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Top 7 teen authors you shouldn't ever forget

26th August 2015

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Growing up we all had our favourite authors: when their new book came out we had to have it instantly, even if it meant ringing our dad whilst he was at work to make sure he went to WHSmith at lunchtime on the day of release so you had it once you got home from school. No, just me?

We all had a go-to author that taught us life lessons and triggered our imaginations through our teenage years. To celebrate coming of age through literature, and in light of the film release of John Green’s Paper Towns, we decided to have a little look at our very favourite teenage fiction authors. Get ready for some nostalgia...

John Green

With the adaptation of his novel Paper Towns (2008) now in cinemas, it would be really rude not to have John Green on our list of top teen authors. And because he is absolutely fantastic, obviously.

It really is a testament to Green that hearts all over the world broke whilst reading The Fault In Our Stars, which remains probably his most famous work. The beauty and delicacy of his writing made each reader feel as though they were experiencing this first love, and loss, along with the characters. Green managed to absolutely nail the essence and emotions of teenagers - that boys and love and lust can seem like the be all and end all - whilst really emphasising that your health and family are the most prized possessions you will ever own.

With novels Paper Towns and Looking For Alaska, Green engages with readers on a personal level, highlighting the lessons we have to learn about not only ourselves and our innocent naivety, but also about others and how we let the actions of them affect us. In Green’s novels we live vicariously through Quentin (Paper Towns) and Pudge (Looking For Alaska).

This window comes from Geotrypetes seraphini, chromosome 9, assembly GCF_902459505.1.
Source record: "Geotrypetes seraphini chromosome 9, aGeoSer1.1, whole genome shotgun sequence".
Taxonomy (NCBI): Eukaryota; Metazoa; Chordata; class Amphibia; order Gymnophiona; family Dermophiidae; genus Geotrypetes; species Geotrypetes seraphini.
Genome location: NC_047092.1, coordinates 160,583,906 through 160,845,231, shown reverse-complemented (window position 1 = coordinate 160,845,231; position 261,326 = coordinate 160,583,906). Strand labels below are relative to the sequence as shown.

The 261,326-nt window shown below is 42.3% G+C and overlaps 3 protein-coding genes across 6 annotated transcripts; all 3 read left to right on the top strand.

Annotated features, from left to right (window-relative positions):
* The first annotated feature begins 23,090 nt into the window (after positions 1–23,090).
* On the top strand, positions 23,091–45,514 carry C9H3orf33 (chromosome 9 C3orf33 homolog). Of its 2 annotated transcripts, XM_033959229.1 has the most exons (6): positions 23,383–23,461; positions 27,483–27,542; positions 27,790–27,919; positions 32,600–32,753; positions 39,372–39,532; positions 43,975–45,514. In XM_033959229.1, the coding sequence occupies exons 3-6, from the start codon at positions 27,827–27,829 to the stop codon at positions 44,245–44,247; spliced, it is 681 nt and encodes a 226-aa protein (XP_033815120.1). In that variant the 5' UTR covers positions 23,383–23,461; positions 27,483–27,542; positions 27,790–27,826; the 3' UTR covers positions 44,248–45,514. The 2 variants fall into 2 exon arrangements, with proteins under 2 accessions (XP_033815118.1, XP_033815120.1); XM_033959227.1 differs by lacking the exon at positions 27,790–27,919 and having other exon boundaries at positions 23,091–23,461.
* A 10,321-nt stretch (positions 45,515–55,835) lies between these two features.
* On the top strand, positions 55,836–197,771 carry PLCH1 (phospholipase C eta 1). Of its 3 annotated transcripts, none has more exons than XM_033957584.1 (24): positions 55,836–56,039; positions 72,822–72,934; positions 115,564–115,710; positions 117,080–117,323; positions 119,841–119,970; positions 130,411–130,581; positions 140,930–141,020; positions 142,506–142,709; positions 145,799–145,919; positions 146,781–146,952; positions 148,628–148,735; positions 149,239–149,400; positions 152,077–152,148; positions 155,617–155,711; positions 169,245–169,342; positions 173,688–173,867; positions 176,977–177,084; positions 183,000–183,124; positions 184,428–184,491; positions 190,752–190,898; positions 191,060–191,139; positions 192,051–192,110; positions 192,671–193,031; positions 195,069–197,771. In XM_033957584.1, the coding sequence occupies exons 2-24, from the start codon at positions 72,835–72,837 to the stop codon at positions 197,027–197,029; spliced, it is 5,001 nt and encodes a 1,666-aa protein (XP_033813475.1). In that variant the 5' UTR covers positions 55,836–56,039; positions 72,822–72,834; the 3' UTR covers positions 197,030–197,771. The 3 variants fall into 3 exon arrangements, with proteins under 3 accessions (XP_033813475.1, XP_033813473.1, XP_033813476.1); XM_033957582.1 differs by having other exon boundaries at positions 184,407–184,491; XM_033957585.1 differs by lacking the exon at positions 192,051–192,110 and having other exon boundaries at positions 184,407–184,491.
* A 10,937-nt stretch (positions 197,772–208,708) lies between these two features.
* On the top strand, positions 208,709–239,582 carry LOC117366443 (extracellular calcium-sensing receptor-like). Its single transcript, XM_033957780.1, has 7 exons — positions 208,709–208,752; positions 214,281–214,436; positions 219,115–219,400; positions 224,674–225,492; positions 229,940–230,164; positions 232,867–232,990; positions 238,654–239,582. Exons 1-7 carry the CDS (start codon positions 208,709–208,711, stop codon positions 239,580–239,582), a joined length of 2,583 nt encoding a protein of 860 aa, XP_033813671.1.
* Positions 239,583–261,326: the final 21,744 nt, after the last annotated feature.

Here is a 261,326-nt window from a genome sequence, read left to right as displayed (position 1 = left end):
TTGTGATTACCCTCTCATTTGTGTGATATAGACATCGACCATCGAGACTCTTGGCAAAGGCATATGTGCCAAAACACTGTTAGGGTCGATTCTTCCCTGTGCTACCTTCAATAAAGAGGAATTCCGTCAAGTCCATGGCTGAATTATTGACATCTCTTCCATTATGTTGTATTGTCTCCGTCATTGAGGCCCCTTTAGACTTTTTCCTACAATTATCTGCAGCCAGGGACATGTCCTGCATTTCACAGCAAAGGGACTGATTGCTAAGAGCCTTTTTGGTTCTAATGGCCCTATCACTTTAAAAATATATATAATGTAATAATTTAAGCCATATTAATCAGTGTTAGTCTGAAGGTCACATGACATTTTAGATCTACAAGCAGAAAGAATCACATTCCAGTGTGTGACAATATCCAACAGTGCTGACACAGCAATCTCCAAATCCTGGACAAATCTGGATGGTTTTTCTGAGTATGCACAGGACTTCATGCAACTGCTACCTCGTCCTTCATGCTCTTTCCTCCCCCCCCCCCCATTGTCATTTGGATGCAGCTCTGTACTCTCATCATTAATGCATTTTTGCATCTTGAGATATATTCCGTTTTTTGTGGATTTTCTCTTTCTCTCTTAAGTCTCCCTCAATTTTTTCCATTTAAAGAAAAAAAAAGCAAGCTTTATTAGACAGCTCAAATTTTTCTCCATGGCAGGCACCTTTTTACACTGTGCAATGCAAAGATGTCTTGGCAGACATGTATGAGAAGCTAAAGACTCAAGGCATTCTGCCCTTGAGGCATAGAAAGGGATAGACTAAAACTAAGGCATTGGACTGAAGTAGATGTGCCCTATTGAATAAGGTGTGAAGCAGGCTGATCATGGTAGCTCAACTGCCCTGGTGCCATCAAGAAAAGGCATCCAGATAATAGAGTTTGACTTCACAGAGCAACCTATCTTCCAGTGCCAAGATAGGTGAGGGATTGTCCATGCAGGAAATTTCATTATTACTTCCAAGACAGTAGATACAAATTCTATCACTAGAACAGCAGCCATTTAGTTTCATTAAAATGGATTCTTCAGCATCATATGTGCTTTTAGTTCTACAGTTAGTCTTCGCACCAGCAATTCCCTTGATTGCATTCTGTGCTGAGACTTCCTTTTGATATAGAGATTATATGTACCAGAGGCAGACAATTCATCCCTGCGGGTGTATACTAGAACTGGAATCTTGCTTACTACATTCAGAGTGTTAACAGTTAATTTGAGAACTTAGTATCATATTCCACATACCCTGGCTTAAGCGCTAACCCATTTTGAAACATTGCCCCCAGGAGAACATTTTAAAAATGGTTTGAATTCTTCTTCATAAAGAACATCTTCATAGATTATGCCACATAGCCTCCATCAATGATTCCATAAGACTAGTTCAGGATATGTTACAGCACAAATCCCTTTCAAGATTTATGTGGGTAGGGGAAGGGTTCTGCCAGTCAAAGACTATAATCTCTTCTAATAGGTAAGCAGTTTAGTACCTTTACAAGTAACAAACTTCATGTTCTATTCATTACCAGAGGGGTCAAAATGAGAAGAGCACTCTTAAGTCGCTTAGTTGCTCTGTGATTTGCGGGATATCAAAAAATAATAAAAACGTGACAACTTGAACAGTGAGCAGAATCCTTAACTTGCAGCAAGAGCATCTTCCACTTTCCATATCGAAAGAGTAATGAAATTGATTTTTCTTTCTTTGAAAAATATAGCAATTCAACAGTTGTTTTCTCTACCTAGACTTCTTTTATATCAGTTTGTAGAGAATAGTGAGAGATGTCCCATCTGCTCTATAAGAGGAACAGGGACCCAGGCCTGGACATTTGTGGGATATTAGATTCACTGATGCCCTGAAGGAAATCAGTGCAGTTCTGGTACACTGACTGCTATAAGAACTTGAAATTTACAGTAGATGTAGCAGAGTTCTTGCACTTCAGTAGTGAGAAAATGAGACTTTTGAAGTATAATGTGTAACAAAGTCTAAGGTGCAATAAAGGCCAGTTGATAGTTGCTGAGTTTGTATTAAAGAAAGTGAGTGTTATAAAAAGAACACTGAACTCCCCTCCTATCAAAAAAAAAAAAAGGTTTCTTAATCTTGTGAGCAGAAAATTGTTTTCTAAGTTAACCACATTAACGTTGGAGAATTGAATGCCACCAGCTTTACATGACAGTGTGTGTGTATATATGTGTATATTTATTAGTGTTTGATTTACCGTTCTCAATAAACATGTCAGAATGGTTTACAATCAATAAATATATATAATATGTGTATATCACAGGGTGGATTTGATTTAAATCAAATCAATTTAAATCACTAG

Judy Blume

Let’s not forget this fantastic lady, whose books have sold absolutely millions over the years. Blume has been an important author for teenagers for multiple generations, and isn’t afraid to broach difficult issues in her novels: racism (Iggie's House), menstruation and religion (Are You There God? It's Me, Margaret.), divorce (It's Not the End of the World, Just As Long As We're Together), bullying (Blubber), masturbation (Deenie; Then Again, Maybe I Won't) and sex (Forever).

All of these topics resonate hugely with teenagers. A standout is Are You There God? It's Me, Margaret, published in 1970. Margaret’s mother within the novel is Christian and her father is Jewish and Margaret struggles to find her own identity, whilst having to deal with all the nasties of being a girl - i.e your first period, your first bra, liking boys, and so on. Blume’s honest writing on these topics has reassured teens over the years what they feel is entirely normal; that they are not weird or losing the plot, nor are they alone in what they are going through.

Watch Judy Blume, speaking in June 2015 about censorship and being banned in the 1980s:

Melvyn Burgess

Speaking of difficult topics… The subject of drugs is one that surfaces for the first time in your teenage years, from the first educational classes at school through to conversations with peers.